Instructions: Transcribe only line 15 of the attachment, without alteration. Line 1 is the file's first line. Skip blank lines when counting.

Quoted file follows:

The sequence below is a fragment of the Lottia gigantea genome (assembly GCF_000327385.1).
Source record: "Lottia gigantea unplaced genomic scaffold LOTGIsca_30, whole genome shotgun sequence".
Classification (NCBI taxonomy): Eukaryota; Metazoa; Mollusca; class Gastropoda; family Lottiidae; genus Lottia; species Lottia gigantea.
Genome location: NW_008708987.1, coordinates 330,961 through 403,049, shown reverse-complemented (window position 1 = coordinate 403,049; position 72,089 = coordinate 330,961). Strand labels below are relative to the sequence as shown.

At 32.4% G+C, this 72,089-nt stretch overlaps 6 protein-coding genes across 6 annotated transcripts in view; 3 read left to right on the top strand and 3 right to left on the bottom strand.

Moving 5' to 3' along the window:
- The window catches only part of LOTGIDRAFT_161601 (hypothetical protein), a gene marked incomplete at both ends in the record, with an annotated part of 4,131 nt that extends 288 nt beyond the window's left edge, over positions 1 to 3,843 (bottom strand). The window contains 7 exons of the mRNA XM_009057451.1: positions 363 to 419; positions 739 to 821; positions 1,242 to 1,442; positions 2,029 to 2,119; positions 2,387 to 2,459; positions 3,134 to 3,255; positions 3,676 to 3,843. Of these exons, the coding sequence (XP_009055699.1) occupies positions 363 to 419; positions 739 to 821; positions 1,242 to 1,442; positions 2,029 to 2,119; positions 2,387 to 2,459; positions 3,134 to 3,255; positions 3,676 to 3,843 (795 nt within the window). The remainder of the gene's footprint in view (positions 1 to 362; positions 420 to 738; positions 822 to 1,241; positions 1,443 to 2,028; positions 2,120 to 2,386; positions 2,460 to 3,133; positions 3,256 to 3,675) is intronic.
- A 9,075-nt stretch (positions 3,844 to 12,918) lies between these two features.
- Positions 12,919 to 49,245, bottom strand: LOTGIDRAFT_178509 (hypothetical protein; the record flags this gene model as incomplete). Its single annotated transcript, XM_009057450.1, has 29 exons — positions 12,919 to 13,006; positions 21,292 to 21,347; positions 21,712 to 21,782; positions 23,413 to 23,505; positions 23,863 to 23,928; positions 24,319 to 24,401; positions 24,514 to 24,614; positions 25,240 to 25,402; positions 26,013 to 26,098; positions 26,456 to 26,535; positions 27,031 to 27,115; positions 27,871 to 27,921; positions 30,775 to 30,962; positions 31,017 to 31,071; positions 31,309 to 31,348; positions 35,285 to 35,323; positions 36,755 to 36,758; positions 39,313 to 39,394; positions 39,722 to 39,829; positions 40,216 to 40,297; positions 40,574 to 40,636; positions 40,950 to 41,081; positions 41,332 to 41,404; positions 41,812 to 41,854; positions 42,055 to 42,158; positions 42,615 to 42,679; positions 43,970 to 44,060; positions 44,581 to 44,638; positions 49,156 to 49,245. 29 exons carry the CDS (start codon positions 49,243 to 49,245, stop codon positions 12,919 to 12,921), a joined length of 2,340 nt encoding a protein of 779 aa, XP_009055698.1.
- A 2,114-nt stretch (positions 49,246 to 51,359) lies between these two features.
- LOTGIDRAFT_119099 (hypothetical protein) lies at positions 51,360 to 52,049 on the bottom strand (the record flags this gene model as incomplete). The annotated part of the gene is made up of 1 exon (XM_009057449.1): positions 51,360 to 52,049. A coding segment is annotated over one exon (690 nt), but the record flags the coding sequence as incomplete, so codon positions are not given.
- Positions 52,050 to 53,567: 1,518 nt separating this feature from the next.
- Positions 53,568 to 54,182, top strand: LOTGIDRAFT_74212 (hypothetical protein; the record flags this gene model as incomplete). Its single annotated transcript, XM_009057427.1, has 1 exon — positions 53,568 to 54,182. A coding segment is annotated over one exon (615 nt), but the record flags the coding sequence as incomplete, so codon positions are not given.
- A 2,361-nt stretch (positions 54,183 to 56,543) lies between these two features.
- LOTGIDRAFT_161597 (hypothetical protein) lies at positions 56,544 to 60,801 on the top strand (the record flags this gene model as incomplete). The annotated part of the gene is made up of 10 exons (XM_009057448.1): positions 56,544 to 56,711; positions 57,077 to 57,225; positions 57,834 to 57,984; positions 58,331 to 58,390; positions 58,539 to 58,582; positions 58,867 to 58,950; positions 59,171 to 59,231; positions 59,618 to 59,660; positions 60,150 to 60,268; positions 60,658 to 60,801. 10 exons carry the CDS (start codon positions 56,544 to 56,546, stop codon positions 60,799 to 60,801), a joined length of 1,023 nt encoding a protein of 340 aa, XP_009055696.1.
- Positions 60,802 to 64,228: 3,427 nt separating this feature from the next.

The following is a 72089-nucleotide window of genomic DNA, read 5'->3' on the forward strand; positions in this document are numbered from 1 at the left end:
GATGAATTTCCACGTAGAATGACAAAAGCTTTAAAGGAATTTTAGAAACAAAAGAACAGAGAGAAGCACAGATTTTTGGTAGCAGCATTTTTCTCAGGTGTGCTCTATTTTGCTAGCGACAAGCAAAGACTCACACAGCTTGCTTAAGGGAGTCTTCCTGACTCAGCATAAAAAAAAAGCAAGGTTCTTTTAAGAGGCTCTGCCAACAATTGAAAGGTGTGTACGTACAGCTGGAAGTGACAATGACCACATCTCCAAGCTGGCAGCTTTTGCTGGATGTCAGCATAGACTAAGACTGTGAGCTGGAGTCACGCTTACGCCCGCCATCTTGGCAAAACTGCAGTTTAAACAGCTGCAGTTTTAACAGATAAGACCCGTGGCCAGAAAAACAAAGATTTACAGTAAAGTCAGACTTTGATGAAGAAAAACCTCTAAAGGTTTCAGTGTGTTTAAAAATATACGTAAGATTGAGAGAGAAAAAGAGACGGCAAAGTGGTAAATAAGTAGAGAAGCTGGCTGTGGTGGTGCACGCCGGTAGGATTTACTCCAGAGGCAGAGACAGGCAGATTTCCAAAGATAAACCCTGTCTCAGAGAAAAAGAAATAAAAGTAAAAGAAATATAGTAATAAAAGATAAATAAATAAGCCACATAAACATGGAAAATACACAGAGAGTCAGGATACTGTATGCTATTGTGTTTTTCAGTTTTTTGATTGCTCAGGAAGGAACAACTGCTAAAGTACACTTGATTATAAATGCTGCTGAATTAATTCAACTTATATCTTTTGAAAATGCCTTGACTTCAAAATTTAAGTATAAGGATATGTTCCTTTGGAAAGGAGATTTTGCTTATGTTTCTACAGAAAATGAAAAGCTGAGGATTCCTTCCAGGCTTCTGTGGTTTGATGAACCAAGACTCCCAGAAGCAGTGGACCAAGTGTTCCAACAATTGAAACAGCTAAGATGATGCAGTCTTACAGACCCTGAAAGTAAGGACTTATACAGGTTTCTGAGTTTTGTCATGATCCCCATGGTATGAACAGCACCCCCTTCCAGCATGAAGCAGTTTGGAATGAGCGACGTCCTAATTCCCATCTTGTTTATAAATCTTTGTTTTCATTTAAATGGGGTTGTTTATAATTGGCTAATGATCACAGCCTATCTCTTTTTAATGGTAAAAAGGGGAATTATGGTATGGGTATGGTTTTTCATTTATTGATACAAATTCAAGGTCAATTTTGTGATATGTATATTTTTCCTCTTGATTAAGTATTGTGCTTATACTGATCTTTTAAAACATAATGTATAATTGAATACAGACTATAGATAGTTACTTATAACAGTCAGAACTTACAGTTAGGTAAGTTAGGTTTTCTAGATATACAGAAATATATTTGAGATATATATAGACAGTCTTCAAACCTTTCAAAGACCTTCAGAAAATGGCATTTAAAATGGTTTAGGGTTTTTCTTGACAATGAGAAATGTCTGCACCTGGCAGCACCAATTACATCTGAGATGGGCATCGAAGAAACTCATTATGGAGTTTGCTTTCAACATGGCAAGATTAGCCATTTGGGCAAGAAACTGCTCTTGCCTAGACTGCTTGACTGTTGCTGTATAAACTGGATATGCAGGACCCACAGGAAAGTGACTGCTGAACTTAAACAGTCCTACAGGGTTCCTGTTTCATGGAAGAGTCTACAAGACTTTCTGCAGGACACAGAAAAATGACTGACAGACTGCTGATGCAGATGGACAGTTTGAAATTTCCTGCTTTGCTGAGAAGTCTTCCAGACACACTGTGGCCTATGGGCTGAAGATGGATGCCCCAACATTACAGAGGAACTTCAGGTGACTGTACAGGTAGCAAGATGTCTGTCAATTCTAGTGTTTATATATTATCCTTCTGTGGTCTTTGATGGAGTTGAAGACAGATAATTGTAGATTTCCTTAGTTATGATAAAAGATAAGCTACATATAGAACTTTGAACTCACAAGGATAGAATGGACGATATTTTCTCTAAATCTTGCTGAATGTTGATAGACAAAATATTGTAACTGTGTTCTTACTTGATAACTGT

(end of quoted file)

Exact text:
- LOTGIDRAFT_161597 (hypothetical protein) lies at positions 56,544 to 60,801 on the top strand (the record flags this gene model as incomplete). The annotated part of the gene is made up of 10 exons (XM_009057448.1): positions 56,544 to 56,711; positions 57,077 to 57,225; positions 57,834 to 57,984; positions 58,331 to 58,390; positions 58,539 to 58,582; positions 58,867 to 58,950; positions 59,171 to 59,231; positions 59,618 to 59,660; positions 60,150 to 60,268; positions 60,658 to 60,801. 10 exons carry the CDS (start codon positions 56,544 to 56,546, stop codon positions 60,799 to 60,801), a joined length of 1,023 nt encoding a protein of 340 aa, XP_009055696.1.